Kevin Millwood: "To arbitrate or not to arbitrate"

"Whether It Is Nobler In The Mind To Suffer The Slings And Arrows Of Outrageous Fortune". Both Phillies ownership and their long suffering fans need to ponder long and hard on this one. Just what is at risk if one arbitrates or does not arbitrate with Kevin Millwood. The right choice will lead to the following words by a gravedigger years hence – as the skull of an agent is held aloft and the heady words are uttered… "Alas poor Boras – I knew him Horatio…"

The Question we have before us regarding offering Kevin Millwood arbitration is a crucial one. It is about whether or not the Phillies are going to enter the top tier of Baseball or will if they will continue to disappoint. It is really about whether or not the current ownership who has been able to hang on all these years with insufficient capital will have a good kick to the finish line to increase the value of the franchise before that sell in the next year. It is all about whether Ownership will be far-seeing or short-sighted.

First of all, I do not agree with a number of assumptions.

One, that it will be automatic that Millwood will accept the one year arbitration. Millwood will still be the most solid arm in the free agent mix. I believe that as teams dream of "just one more piece" their interest in Millwood will go up as well.

Two, if he stays that he will automatically receive 13 million dollars in arbitration. This is just not going to happen. The arbitrators look at recent contracts and Millwood's 3 year history does not match Schillings last 3 years which produced a $13 million dollar contract. Arbitration numbers go up as contracts go up, they must level off as contracts level off. Millwood second half will take the number lower.

Three, the key to this is that if Millwood and Boras pull the "Maddux Maneuver", then there are two things in play. Millwood will have a reliever in Billy Wagner and he will not wear himself out in one run games as he did pitching for the Phillies during the first half of last year when each and every pitch and inning had to be perfect. He will also be pitching for a 4-5 year free agency deal, be in better shape, and he will know that his future tens of Millions of dollars depend upon his performance should he play for the Fightin' Phils in 2004.

Four, the 10 to 13 million dollars that might be on the books for the Phillies if Millwood accepts the arbitration is only for one year. It is not an A-Rod or Hampton multi-year contract and poses far fewer risks to the club than if the question marks in the rotation (Wolf was hittable – Myers got tired and cursed out Pitching coach Kerrigan – Milton in a new league with knee and control issues) create a losing this year for the Phillies. The Phillies ownership needs a World Series to increase the value of the club and to open the park on an up note and not risk a bad taste in the mouths of the Phillie playing penny wise and pound foolish.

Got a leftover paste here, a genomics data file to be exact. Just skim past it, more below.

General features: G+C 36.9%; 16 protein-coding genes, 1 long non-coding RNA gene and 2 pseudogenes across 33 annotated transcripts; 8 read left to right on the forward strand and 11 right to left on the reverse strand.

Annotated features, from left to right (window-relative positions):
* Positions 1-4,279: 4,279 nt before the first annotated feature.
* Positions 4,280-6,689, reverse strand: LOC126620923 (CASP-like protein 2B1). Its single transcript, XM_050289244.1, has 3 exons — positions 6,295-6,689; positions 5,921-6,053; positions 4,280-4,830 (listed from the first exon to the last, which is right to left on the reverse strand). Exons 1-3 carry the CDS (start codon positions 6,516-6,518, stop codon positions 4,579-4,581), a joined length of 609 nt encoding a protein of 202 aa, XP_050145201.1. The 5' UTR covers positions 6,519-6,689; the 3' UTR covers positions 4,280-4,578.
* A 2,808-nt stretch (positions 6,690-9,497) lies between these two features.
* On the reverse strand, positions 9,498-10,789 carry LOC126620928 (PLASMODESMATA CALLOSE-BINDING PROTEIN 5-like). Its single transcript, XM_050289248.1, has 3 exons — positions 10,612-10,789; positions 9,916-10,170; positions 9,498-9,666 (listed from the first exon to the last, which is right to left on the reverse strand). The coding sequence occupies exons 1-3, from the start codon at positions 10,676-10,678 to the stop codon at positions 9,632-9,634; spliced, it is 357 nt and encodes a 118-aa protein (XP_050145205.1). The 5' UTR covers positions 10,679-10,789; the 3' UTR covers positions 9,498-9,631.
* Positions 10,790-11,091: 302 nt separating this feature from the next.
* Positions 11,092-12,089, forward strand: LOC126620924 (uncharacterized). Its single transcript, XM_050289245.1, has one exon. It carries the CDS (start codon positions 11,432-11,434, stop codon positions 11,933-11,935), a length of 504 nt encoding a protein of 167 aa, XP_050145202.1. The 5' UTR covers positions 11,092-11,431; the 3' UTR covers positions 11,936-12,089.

Five, what will it give the Phils if he Millwood is on the team? Not one - but two - top Pitchers trying to prove value prior to the 2005 Free-Agency. If Kerrigan works his magic on Eric Milton his price will soar. Having two guys in this situation pushes each to excel and will doubles the chance that one of them might sign a sane 10 million per year long term deal, which is where the market is going. You cannot build clubs around 17 million dollar or 13 million dollar pitchers. Just as 100,000 dollars was the standard for a player for so many years, the 10 Million Dollar mark will likely become the new Millwood line. If the Phillies go into next year losing both Milton and Millwood the Phils will be one year closer to Hamels and Floyd. But it will be after a top campaign.

Six, are the Phillies minor leagues plump and full? They are so much better than the past, but the rotation in AAA Madson, Junge, Hancock, Telemaco, and Smith last year did not produce prospects that would have produced trade bait.

The Phillies need two number one picks, a sandwich pick and a second round pick. The Phillies should be happy that because of their recent hard work they will not have to over pay for top picks or lose them a la J. D. Drew.

Seven, lucky seven.... roll the dice - worst case - the Phillies will have two in Milton and Millwood trying to pitch their hearts out for a big free agent payday - doubling the chances that we retain one of them next year. The downside is minimized in that it is only one year of cost. If Milton or any other on the staff fails - the Phillies will not go deep into the playoffs. Best Case? The Phillies get to trade Johnny Estrada for one year of Millwood and a first or second round draft pick and a sandwich pick!

And, do not forget if Millwood stays we can offer arbitration again and get picks next year as well.

Pretty good trade I would say.

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